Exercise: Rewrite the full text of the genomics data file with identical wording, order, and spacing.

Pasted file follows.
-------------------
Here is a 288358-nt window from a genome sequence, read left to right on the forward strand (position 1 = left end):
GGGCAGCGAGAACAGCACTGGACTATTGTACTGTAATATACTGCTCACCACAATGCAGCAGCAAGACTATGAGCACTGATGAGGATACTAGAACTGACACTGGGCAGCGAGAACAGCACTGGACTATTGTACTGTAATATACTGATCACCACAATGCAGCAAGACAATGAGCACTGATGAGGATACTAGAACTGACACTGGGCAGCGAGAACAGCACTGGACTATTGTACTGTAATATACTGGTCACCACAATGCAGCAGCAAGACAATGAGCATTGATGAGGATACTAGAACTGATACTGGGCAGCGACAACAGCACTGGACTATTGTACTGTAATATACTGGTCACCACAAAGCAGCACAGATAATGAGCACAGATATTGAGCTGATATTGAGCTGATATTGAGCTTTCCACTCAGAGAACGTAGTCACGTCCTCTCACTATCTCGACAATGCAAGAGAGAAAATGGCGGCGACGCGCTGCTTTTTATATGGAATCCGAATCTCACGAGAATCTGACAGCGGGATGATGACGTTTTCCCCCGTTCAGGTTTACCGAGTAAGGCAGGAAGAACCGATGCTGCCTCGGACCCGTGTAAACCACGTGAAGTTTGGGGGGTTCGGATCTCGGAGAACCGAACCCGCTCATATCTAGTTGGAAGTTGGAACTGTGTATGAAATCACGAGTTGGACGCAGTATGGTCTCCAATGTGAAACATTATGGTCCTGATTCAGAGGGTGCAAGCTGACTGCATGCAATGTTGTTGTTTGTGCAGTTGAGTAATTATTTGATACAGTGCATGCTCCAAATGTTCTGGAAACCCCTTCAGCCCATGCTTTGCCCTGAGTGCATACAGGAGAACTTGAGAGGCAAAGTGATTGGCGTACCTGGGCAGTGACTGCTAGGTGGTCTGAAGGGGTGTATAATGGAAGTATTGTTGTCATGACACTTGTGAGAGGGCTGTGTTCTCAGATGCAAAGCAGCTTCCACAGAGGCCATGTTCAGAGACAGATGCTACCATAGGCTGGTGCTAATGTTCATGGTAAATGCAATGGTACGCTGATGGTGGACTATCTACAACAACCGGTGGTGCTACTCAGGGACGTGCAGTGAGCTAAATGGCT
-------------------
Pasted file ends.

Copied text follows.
Here is a 288358-nt window from a genome sequence, read left to right on the forward strand (position 1 = left end):
GGGCAGCGAGAACAGCACTGGACTATTGTACTGTAATATACTGCTCACCACAATGCAGCAGCAAGACTATGAGCACTGATGAGGATACTAGAACTGACACTGGGCAGCGAGAACAGCACTGGACTATTGTACTGTAATATACTGATCACCACAATGCAGCAAGACAATGAGCACTGATGAGGATACTAGAACTGACACTGGGCAGCGAGAACAGCACTGGACTATTGTACTGTAATATACTGGTCACCACAATGCAGCAGCAAGACAATGAGCATTGATGAGGATACTAGAACTGATACTGGGCAGCGACAACAGCACTGGACTATTGTACTGTAATATACTGGTCACCACAAAGCAGCACAGATAATGAGCACAGATATTGAGCTGATATTGAGCTGATATTGAGCTTTCCACTCAGAGAACGTAGTCACGTCCTCTCACTATCTCGACAATGCAAGAGAGAAAATGGCGGCGACGCGCTGCTTTTTATATGGAATCCGAATCTCACGAGAATCTGACAGCGGGATGATGACGTTTTCCCCCGTTCAGGTTTACCGAGTAAGGCAGGAAGAACCGATGCTGCCTCGGACCCGTGTAAACCACGTGAAGTTTGGGGGGTTCGGATCTCGGAGAACCGAACCCGCTCATATCTAGTTGGAAGTTGGAACTGTGTATGAAATCACGAGTTGGACGCAGTATGGTCTCCAATGTGAAACATTATGGTCCTGATTCAGAGGGTGCAAGCTGACTGCATGCAATGTTGTTGTTTGTGCAGTTGAGTAATTATTTGATACAGTGCATGCTCCAAATGTTCTGGAAACCCCTTCAGCCCATGCTTTGCCCTGAGTGCATACAGGAGAACTTGAGAGGCAAAGTGATTGGCGTACCTGGGCAGTGACTGCTAGGTGGTCTGAAGGGGTGTATAATGGAAGTATTGTTGTCATGACACTTGTGAGAGGGCTGTGTTCTCAGATGCAAAGCAGCTTCCACAGAGGCCATGTTCAGAGACAGATGCTACCATAGGCTGGTGCTAATGTTCATGGTAAATGCAATGGTACGCTGATGGTGGACTATCTACAACAACCGGTGGTGCTACTCAGGGACGTGCAGTGAGCTAAATGGCT